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home : cass county news : cass county news
December 13, 2018

3/26/2018 2:22:00 PM
Norikane delivers first annual report as Auditor-Treasurer
Cass County Correspondent

BACKUS-Chief Financial Officer Sandra Norikane, who also is now auditor-treasurer, presented her annual report to the county board Tuesday.

She noted additional changes in that office have included appointing former Auditor-Treasurer Sharon Anderson as elections administrator and combining the payroll and human resources duties into one position.

The auditor-treasurer office serves as the main phone line to the courthouse in Walker. Norikane said the 2016 presidential elections caused the number of incoming phone calls to jump by about 1,000 in 2016 over 2015 to nearly 11,500.

That number was almost the same in 2017 due to inquiries about pre-paying property taxes to avoid losing that deduction under the federal tax law that takes effect this year.

People have pre-paid $2.4 million before Jan. 1 this year for 1,600 parcels. Additional people have prepaid almost another $2 million since Jan. 1, Norikane said. This has enabled the county to earn more interest on the county's investments than expected the early part of 2018, Chief Deputy Treasurer Karen Flier's records show.

Cass County has increased the use of automated clearing house payments to pay more vendors electronically, which in turn has helped drop the amount of outgoing mail the county sends.

It costs Cass County about $5 in supplies alone to issue a paper check and mail it, so electronic payments save the county significant money. Cass also is working toward electronic invoicing, too.

The peak year for outgoing mail was 2013 when 210,004 items were mailed. By 2017, the county also had cut the volume by 30,000 mailed pieces by having a contractor send its property tax statements. The 2017 volume was only about 100,000 mailed pieces.

Tax bills for this year will be mailed to property owners next week.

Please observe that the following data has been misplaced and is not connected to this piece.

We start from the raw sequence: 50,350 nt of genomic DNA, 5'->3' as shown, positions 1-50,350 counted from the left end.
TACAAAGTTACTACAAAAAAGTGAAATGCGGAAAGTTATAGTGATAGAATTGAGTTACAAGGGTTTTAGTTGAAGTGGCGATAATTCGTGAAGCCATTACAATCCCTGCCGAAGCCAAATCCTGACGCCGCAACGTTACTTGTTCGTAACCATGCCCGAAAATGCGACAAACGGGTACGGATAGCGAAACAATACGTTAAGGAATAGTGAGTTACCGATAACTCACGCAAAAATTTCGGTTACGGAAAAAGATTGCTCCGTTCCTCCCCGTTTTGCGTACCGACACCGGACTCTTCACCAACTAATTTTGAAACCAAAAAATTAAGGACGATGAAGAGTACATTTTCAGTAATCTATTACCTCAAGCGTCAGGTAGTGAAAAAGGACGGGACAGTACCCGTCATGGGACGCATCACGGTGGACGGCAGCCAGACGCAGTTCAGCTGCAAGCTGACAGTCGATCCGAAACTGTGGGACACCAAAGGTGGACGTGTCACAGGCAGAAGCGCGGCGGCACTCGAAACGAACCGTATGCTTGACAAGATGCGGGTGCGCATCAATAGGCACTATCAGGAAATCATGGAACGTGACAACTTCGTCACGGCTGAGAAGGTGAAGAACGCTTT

Cass had 28 land parcels go tax forfeit in 2017, of which two were severed mineral rights. Three forfeited parcels were repurchased within six months.

There were 71 confession of judgment parcels at the end of 2017, a net increase of five over 2016.

There were 41 tax abatements approved in 2017, resulting in $50,138 less taxes due to all districts receiving property taxes within the county. Two of these were stipulated by tax court.

Those abatements also led to a $4,812 tax increase on other properties where six parcels had previously omitted value.

People increasingly are paying property deed taxes and mortgage filing fees electronically rather than with paper documents. About 50 percent now use electronic filing for both.

Cass has seen a rise in death certificates issued from 786 in 2012 to 1,484 in 2017. This may be due in part to the fact that Leech Lake Band of Ojibwe works with one local funeral home to process all band member deaths whether or not the decedent lived in Cass before they died.

Cass recorded over 1,400 death certificates in 2014 after a steady rise from less than 1,000 in 2013.

Birth certificates peaked at close to 400 in 2015, but fell back closer to 300 in 2017.

The county issued very few auctioneer or mass gathering licenses in recent years and only about four or five for fireworks. Beer licenses have declined from a little over 30 to less than 30 in 2017.

Liquor licenses exceeded 45 in 2016, but dropped back to 40 in 2017. Tobacco license holders have been running under 40 since 2014, but were back up at about 46 in 2017.

Cass dropped its annual audit costs over $25,000 from the 2015 to 2016 audit by drafting its own financial audit report before the state auditor's office came to conduct the annual audit. Its cost on the 2016 audit ran $73,569.

The board voted Tuesday to engage the state auditor's office again this year to do the county's 2017 final audit review of the county-prepared audit report.

Cass maintains about $6 million at local financial institutions in checking, savings and certificates of deposit. The county had just over $70 million in assets, brokered by three national firms. Almost all investments have maturities of five years or less.

The county expects new election equipment to be purchased this year will need half the storage space of the old equipment, Norikane said.

The county board voted Tuesday to use $208,000 from unassigned fund balance in savings accounts to cover costs that exceeded the 2017 budget.

Second publication rights after Brainerd Dispatch.

Bill Hansen Realty

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